Teen Kills at Least Nine Eighth Graders in Russian School Shooting

People react at a makeshift memorial for victims of the shooting at School No. 175 in Kazan on May 11, 2021. - At least nine people, most of them children, were killed on May 11, 2021 when a lone teenage gunman opened fire at a school in the central Russian …

At least nine fatalities were reported on Tuesday when a gunman attacked a school in Kazan, southwestern Russia. According to regional governor Rustam Minnikhanov, seven of the dead were eighth-grade students at the school, while the killer is a 19-year-old “terrorist” who is now in custody.

“The terrorist has been arrested, 19 years old. A firearm is registered in his name. Other accomplices haven’t been established. An investigation is underway,” Minnikhanov said after visiting School Number 175 in Kazan, the capital city of the Muslim-majority republic of Tatarstan.

Minnikhanov described the attack as a “great tragedy” and said the dead included four boys and three girls who attended the school, plus a teacher and a female staffer. He said 18 children and three adults were injured in the morning attack. Some local officials put the number of fatalities as high as 11 and said six children remain in intensive care.

The Russian Interior Ministry released a brief statement on the event that also suggested “terrorist” activity:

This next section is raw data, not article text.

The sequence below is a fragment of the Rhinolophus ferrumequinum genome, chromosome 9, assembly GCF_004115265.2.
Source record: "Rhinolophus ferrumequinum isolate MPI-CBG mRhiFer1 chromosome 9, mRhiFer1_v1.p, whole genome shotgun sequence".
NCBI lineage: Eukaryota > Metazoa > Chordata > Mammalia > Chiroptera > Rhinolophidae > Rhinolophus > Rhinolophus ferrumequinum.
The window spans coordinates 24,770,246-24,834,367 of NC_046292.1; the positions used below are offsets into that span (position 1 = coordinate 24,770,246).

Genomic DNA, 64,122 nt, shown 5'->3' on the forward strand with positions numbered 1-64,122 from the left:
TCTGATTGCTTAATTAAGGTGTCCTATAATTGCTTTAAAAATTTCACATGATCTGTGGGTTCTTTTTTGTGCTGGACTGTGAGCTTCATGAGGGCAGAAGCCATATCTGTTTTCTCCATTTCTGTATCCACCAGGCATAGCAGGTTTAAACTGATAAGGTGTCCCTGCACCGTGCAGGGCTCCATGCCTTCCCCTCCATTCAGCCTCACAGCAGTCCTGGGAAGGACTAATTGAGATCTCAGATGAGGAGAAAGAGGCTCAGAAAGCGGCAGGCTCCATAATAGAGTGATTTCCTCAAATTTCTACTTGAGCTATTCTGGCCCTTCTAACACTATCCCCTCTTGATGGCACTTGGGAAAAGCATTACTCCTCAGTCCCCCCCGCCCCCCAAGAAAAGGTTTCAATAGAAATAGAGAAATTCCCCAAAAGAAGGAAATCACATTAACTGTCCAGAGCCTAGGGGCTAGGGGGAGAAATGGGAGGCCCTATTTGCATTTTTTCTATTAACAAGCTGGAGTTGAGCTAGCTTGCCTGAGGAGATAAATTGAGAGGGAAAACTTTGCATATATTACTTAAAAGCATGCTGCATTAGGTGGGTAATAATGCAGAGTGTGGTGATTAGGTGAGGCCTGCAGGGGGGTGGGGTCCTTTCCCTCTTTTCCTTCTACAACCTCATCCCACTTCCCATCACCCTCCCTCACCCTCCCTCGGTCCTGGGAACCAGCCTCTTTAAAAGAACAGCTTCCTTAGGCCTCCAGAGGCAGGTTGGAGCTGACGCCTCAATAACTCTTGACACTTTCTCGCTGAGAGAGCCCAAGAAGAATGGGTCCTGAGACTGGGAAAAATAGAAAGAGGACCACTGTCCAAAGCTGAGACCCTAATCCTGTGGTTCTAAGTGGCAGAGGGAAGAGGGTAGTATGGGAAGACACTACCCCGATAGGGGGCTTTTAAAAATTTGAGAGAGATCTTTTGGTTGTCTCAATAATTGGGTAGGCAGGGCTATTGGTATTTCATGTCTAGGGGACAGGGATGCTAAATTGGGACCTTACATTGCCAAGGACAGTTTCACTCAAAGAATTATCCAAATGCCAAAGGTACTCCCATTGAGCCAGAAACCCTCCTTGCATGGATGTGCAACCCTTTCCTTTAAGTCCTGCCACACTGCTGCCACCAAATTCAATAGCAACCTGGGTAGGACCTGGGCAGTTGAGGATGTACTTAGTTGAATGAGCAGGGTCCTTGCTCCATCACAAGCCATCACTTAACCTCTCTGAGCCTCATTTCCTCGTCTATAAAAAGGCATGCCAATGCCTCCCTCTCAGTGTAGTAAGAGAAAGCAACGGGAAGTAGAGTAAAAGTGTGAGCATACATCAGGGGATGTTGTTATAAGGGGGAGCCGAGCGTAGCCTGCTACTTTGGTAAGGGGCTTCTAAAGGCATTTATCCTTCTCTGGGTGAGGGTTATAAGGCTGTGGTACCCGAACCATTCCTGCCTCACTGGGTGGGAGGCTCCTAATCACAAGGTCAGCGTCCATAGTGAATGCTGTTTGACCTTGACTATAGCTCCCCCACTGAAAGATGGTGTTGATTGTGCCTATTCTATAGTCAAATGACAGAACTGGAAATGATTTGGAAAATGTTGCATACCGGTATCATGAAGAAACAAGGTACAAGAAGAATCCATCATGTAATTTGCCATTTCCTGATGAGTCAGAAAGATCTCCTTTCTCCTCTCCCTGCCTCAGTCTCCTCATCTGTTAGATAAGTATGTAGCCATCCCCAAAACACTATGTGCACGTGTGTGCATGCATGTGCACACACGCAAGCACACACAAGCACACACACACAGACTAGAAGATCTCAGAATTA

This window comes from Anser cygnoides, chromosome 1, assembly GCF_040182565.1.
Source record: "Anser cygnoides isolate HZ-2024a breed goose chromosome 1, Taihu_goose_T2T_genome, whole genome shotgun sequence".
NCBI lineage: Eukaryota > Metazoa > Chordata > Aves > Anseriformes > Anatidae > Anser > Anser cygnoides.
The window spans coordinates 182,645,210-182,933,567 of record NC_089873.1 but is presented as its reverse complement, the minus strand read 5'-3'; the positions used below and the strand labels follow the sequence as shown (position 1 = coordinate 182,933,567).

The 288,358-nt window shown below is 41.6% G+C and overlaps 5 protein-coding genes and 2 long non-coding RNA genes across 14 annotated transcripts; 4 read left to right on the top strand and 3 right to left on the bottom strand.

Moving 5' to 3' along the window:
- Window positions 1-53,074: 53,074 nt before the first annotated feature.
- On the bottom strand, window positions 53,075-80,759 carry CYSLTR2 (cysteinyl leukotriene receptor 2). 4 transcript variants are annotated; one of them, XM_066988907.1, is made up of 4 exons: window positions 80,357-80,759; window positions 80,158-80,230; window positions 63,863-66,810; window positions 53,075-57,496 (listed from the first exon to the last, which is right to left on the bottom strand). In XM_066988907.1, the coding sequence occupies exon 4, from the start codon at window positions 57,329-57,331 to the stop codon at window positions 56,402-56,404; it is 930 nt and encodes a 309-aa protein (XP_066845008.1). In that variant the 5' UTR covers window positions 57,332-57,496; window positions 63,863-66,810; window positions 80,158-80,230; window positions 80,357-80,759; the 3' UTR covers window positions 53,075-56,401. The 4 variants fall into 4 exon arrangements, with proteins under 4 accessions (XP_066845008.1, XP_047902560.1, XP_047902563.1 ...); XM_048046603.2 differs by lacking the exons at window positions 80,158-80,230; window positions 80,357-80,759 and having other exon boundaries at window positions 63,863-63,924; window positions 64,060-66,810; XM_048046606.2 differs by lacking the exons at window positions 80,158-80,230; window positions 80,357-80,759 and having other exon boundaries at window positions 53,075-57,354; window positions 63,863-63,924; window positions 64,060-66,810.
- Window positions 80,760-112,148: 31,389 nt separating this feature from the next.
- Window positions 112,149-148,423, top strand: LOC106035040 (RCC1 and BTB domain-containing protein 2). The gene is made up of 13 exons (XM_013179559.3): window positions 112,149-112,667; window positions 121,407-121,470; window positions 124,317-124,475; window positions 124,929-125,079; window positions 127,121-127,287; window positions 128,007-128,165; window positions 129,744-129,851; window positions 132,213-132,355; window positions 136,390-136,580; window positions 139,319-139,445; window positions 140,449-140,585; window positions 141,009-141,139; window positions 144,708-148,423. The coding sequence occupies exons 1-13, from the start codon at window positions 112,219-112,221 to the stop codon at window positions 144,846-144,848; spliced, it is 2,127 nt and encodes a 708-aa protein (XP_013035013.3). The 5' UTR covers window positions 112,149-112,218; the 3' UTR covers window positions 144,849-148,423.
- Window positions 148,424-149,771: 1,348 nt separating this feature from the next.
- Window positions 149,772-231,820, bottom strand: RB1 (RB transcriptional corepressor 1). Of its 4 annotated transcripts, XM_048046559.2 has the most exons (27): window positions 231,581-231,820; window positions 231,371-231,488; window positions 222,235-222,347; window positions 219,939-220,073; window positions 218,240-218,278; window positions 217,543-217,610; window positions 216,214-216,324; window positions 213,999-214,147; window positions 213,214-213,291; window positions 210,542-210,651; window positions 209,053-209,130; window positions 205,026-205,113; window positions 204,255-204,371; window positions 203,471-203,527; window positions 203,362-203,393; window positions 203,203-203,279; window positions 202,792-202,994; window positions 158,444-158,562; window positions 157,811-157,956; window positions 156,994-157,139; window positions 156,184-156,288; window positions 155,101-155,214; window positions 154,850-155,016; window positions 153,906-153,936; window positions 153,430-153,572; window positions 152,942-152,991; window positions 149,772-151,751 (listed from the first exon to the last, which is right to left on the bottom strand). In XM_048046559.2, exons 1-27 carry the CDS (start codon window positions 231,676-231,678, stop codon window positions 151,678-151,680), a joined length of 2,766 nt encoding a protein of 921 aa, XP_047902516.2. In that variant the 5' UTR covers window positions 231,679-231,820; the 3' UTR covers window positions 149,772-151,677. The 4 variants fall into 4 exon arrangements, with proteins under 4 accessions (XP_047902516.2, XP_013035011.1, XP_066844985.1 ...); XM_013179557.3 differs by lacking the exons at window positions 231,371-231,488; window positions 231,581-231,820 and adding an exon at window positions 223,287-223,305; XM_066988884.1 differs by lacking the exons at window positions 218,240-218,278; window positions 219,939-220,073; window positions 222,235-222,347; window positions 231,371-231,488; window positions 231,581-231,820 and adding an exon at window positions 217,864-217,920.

This morning Tatarstan police received a message that in School 175 in Kazan the sound of shots were heard. According to preliminary information, there are dead and wounded.

Police and other law enforcement officers immediately went to the scene. The attacker was detained by officers of the patrol service. The law enforcement operation is still ongoing at the school. Every effort is being made to ensure the safety of the students. A counter-terror regime has been implemented.

Both Minnikhanov and Russian national officials described the assailant as a “registered gun owner.” Russian parliamentarian Alexander Khinshtein wrote on social media the attacker was issued a permit for a Hatsan Escort PS shotgun.

Russian President Vladimir Putin’s spokesman Dmitry Peskov suggested Russia’s gun laws could be revised in the aftermath of the shooting.

“The fact is that sometimes types of small arms are registered as hunting weapons, which in some countries are used as assault rifles, and so on. This will also be urgently worked out by the Russian Guard,” Peskov said.

Peskov said doctors, medical equipment, and psychologists have been sent to Kazan by the central government, along with the ministers of health and education.

As is often the case with such events, rumors swirled about accomplices and second shooters, but Tatarstan officials said late on Tuesday morning they believe there is only a single suspect, although other schools in the area were put on alert as a precaution. The shooter in custody was named by local media as Ilnaz Galyaviev, a resident of Kazan and possibly a graduate of School Number 175.

“The suspect went on social media before the attack, posting that he planned to kill a ‘huge number’ of people before shooting himself. Screenshots of his account, now blocked, show him wearing a black mask with the word ‘god’ written across it in red,” the BBC reported.

Video posted to social media showed children climbing out of windows to flee the school and a heavily-armed squad of Russian FSB troops gaining entry. Some eyewitnesses reported hearing an explosion before the gunfire began. Russia’s Tass news service quoted education ministry officials who said the suspect told them he planted a bomb at the school’s registration desk.


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